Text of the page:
Date published: 
27 February 2018
Media type: 
Transcript
Audience: 
General public

E&OE…

Topics: Turnbull Government’s reforms to keep Private Health Insurance affordable

(Caller excerpt)

ROSS GREENWOOD:
So, the man who has to deal with all of this is the Health Minster, Greg Hunt, who is on the line right now.

Many thanks for your time, Greg.

GREG HUNT:
And good evening Ross.

ROSS GREENWOOD:
You’re a bloke - you’ve probably got pregnancy insurance as well, do you think?

GREG HUNT:
Well, nothing planned at this point in time.

ROSS GREENWOOD:
No, but do you know what I’m saying, though? It seems bizarre that Anne, who is well into her seventies, 74 she told us, has got pregnancy and IVF in her policy and can’t un-bundle it, and you’ve got Marty, who’s a bloke, who’s worked out that he’s had pregnancy and he- not as a father, but as a mother, inside his policy for the past 10 years. He’ll never use it. So, this is where people sit there and look at the private health insurance industry and think that somebody’s having a lend!

GREG HUNT:
Now, this is exactly why what we’ve done is embark on the biggest reform in a decade, which has just produced the lowest premium changes in 17 years. So that’s the first thing.

The second thing is, what people want is knowledge, simplicity, and no surprises. In particular, that means that we’ll introduce four very easy …

ROSS GREENWOOD:
Hang on, hang on Marty got a pretty bloody big surprise when he found out he was covered for pregnancy and he’s a bloke.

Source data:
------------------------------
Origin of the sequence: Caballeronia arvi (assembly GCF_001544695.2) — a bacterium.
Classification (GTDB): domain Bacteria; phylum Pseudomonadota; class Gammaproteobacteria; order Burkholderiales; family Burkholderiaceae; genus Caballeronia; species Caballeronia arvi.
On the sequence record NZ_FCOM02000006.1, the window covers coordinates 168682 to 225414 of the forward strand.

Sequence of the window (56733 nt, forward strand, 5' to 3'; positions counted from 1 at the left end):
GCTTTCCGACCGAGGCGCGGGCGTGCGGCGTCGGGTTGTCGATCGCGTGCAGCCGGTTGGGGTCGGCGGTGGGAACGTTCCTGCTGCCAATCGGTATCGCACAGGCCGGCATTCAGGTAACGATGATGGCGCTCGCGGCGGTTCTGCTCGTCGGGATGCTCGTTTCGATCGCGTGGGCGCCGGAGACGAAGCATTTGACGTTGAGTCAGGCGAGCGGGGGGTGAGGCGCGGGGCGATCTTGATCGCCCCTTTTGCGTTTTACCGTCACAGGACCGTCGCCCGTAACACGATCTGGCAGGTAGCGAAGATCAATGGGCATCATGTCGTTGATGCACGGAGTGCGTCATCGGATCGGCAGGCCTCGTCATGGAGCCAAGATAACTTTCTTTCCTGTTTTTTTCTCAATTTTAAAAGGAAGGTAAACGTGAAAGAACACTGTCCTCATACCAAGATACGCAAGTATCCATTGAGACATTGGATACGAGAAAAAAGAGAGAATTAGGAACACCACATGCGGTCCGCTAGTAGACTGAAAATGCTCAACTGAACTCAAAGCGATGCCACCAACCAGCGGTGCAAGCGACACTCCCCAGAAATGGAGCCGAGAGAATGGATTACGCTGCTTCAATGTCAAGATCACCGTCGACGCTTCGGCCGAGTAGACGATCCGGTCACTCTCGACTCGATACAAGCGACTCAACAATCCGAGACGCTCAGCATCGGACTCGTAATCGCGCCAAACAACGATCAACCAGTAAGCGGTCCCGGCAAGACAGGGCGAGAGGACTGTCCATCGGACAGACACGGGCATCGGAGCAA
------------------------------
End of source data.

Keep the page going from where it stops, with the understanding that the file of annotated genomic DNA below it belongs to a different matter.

GREG HUNT:
That’s why I’m dealing with it. And what they’ve agreed to do, under some very, very tough positioning from the Government, is create four categories: Gold, Silver, Bronze, and Basic. And everybody will get a one-pager which shows what’s in and what’s out - what’s in and what’s out. And that way, there won’t be any surprises and you can make your own choices as to what are the services you do want and the services you don’t want.

It’s never been done before like this and it’s going to be done on our watch as a result of the reforms that we agreed with them, which took a billion dollars out of costs, but most importantly produced the lowest change in 17 years. But I want to go further and keep pushing and, boy, I compare that with the Shorten option, which is a 16 per cent price hike immediately by taking out the lowest-cost option for hundreds and hundreds of thousands of Australians.

ROSS GREENWOOD:
Notwithstanding the fact that it was the lowest increase in 17 years, as you point out, and that on average that is true, but you would also be conscious of the fact that the real life for many people, such as myself. I checked mine out, mine was up by 5 per cent, so that didn’t bear any relationship with the average that was advertised by either my health fund or indeed by your office. So, from that point of view, the real life examples of many people, who have got particularly some of the top covers, is not in proportion with what’s being promoted or advertised out there right now.